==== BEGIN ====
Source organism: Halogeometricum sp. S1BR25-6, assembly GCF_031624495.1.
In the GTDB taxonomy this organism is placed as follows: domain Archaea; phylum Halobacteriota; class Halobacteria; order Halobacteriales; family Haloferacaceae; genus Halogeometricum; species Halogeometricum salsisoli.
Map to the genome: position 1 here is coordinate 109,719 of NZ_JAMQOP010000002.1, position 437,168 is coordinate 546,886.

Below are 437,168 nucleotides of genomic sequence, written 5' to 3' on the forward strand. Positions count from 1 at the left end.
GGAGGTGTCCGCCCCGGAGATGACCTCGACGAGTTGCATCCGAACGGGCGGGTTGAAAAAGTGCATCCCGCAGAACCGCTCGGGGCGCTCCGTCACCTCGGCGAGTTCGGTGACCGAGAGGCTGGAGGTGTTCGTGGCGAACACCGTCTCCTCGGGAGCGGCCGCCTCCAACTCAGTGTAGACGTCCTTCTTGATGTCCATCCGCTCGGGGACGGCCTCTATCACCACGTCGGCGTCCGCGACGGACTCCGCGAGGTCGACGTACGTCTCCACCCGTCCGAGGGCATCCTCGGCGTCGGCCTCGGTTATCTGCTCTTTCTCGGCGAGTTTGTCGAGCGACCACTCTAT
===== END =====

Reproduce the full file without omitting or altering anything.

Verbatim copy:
Source organism: Halogeometricum sp. S1BR25-6, assembly GCF_031624495.1.
In the GTDB taxonomy this organism is placed as follows: domain Archaea; phylum Halobacteriota; class Halobacteria; order Halobacteriales; family Haloferacaceae; genus Halogeometricum; species Halogeometricum salsisoli.
Map to the genome: position 1 here is coordinate 109,719 of NZ_JAMQOP010000002.1, position 437,168 is coordinate 546,886.

Below are 437,168 nucleotides of genomic sequence, written 5' to 3' on the forward strand. Positions count from 1 at the left end.
GGAGGTGTCCGCCCCGGAGATGACCTCGACGAGTTGCATCCGAACGGGCGGGTTGAAAAAGTGCATCCCGCAGAACCGCTCGGGGCGCTCCGTCACCTCGGCGAGTTCGGTGACCGAGAGGCTGGAGGTGTTCGTGGCGAACACCGTCTCCTCGGGAGCGGCCGCCTCCAACTCAGTGTAGACGTCCTTCTTGATGTCCATCCGCTCGGGGACGGCCTCTATCACCACGTCGGCGTCCGCGACGGACTCCGCGAGGTCGACGTACGTCTCCACCCGTCCGAGGGCATCCTCGGCGTCGGCCTCGGTTATCTGCTCTTTCTCGGCGAGTTTGTCGAGCGACCACTCTAT